You’ve written a manuscript and you’re actively looking for an agent or publisher. You’re hoping for a contract and a handsome advance.
Instead, Agent X says, “I don’t think your book is quite what I’m looking for, but I know just the self-publishing agency that can help you.”
Or, rather than the usual form rejection letter from a traditional publisher, this time you hear, “I think this manuscript would do really well with our self-publishing imprint.”
This week, Maria Schneider of Editor Unleashed wrote a series of three articles which discuss (what I believe to be) a very disturbing publishing trend: traditional publishers and literary agents making money by referring rejected authors to their own self-publishing agencies.
In order to understand the issue at hand, you should take a moment to read these posts:
- Looking for Money in the Slush Pile
- DIY Publishing: What’s Worth Paying for ?
- Agents and the Trust Factor
Basically, traditional publishers are inundated by unsolicited manuscripts, and can only publish a small percentage of them. Some houses are looking to capitalize on would-be authors by establishing self-publishing imprints and offering expensive packages to those whose manuscripts are rejected.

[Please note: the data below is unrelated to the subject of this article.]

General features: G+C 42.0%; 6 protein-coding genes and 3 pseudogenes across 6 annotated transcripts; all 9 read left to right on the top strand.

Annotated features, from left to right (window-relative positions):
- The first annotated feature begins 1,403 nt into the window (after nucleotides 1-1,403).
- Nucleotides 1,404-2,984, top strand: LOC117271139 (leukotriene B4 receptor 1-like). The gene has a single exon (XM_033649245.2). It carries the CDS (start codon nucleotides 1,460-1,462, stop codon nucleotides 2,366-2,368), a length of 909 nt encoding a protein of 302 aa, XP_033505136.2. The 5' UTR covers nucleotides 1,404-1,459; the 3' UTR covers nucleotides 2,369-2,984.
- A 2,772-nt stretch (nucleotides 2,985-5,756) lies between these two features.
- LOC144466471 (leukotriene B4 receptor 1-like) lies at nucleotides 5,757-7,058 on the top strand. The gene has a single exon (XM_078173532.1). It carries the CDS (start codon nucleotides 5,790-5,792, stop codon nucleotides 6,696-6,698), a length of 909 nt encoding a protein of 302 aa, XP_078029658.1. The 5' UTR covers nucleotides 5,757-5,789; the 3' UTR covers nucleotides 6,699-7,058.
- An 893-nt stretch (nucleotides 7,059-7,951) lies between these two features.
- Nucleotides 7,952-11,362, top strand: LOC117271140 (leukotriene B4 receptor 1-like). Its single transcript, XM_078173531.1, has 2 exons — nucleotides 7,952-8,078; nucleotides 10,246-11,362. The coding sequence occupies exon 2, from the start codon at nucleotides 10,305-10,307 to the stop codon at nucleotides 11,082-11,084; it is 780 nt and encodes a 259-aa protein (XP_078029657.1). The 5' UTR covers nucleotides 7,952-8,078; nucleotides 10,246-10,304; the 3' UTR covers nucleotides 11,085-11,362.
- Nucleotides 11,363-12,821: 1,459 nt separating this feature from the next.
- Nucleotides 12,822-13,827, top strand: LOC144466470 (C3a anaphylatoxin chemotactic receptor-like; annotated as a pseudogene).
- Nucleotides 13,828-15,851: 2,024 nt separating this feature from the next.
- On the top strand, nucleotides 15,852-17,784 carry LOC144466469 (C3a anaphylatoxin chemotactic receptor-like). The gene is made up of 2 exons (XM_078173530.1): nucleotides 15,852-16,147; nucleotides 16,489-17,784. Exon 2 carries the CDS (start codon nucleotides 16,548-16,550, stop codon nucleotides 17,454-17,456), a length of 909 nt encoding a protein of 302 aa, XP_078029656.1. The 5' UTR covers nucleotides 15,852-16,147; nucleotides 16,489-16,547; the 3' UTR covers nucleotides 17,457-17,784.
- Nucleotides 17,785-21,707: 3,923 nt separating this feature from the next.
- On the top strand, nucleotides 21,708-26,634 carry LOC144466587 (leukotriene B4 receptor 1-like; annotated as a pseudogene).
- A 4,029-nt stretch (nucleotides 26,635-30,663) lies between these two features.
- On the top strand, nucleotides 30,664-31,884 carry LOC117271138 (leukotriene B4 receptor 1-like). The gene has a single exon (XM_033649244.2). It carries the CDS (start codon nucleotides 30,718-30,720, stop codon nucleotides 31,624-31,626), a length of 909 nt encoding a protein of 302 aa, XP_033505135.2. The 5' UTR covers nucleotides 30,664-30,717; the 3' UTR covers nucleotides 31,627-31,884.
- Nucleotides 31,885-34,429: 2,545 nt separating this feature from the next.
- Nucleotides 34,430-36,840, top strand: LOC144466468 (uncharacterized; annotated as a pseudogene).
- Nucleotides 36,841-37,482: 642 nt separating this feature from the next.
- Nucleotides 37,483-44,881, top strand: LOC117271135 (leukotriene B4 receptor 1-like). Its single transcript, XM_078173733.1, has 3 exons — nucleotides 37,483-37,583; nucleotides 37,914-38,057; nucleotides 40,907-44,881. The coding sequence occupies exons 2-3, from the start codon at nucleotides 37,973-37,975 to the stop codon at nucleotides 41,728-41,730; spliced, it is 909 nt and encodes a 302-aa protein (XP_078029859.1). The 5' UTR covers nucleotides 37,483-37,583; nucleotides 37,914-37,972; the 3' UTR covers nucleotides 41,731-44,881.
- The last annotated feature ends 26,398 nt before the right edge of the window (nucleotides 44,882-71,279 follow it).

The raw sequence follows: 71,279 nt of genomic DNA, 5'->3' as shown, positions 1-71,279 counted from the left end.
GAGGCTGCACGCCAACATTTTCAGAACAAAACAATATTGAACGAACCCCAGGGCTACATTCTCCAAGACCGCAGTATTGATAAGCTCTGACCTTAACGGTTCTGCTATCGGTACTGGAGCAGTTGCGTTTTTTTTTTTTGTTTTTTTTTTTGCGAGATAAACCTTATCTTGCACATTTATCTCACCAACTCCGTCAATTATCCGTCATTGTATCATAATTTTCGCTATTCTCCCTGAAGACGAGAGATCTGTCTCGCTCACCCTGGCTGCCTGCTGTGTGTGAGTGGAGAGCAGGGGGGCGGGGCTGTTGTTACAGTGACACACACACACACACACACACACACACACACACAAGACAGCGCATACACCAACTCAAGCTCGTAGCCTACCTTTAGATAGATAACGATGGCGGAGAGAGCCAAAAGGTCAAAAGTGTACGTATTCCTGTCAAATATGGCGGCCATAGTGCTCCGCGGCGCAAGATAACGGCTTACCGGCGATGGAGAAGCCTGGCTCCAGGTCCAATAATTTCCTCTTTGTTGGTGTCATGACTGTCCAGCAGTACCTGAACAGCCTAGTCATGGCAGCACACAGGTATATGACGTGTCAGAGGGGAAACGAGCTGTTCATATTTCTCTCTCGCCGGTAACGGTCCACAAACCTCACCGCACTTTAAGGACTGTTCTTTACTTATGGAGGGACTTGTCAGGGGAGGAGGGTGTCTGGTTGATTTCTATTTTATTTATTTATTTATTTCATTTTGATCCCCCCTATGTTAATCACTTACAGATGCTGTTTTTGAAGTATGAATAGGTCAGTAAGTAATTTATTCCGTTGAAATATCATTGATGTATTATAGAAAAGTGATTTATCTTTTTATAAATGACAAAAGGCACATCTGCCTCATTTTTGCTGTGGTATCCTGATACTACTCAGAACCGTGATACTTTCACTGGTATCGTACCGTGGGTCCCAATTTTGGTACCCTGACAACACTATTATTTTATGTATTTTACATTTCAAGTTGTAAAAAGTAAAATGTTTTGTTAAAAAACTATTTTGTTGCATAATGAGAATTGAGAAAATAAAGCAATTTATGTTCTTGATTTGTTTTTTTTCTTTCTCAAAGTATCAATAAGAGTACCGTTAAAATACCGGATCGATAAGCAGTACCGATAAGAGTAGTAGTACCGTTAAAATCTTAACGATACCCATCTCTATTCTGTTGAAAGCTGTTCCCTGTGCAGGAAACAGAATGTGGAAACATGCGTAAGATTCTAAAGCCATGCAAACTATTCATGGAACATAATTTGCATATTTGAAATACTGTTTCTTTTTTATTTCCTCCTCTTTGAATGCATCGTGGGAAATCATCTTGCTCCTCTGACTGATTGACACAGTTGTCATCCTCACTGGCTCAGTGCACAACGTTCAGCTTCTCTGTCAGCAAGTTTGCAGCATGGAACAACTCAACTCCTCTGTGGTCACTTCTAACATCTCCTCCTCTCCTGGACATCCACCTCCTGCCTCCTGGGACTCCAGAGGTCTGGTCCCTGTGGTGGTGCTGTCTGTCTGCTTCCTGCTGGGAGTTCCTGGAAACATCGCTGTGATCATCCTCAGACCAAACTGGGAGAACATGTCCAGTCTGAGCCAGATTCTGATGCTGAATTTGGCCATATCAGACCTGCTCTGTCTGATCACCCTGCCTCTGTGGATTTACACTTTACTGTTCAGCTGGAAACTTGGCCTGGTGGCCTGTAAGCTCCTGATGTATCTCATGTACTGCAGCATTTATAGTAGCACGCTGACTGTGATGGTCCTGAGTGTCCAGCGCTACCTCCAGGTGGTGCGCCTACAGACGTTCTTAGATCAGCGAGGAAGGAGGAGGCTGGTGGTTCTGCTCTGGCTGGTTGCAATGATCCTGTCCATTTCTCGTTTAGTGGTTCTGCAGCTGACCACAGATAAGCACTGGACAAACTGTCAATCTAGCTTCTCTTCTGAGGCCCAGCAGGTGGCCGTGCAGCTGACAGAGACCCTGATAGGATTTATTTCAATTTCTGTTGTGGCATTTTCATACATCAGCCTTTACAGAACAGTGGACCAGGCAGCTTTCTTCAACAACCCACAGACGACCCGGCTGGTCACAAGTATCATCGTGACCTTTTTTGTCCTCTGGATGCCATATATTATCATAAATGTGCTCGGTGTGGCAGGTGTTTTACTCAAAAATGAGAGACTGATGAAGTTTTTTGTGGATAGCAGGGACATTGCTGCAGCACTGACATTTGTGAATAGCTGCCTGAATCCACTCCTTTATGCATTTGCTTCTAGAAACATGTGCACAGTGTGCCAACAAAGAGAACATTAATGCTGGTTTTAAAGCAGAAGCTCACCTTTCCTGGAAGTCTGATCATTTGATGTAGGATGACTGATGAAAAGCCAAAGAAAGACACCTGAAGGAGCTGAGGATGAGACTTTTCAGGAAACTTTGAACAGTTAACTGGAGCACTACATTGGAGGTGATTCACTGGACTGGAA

In addition, literary agents may begin to receive referral fees for steering writers toward self-publishing.
Let me be clear that I’m not knocking people who actively choose self-publishing. It can work for those who have money to invest and motivation to market their book. I am also not saying people who self-publish can’t write well enough for traditional publishers.
However, in reading Maria’s posts and subsequent reader comments, I have become aware of some issues:
- Publishers who take this route are seeking to make money from writers instead of readers. Does this just seem wrong?
- A lot of people would do anything to see themselves in print, though their work may be far from publishable. Do you see it as helpful or cruel to encourage self-publishing for those who would do better to invest time and effort in learning to be better writers?
- How will writers be able to distinguish between literary agents who are honest and those simply looking for a referral fee?
- If self-publishing becomes extremely commonplace, how will readers be able to choose quality material?
I’ve personally experienced this trend in my writing. I once submitted a children’s manuscript to a publishing house and waited over 6 months to hear back from them. When I did get a response, it was positive, with some personal feedback. However, they didn’t make me an offer. A couple of weeks later I received a phone call directly from the publisher asking me how I was going with my manuscript, and offering me a handy package with their self-publishing imprint.
Let me say, I was insulted–not because I felt they should have offered me a contract, but because they either:
(a) Liked my manuscript, but not enough to pay for it themselves, OR
(b) Didn’t like my manuscript, but gave me positive feedback to butter me up for a self-publishing sale.
I will never know which is the truth, but I’m inclined to believe the latter.
How do you feel about this issue? Do you think there are pros in it for readers and writers, or just for publishers and agents?
Is this simply a necessary evil because of the changing nature of the publishing business?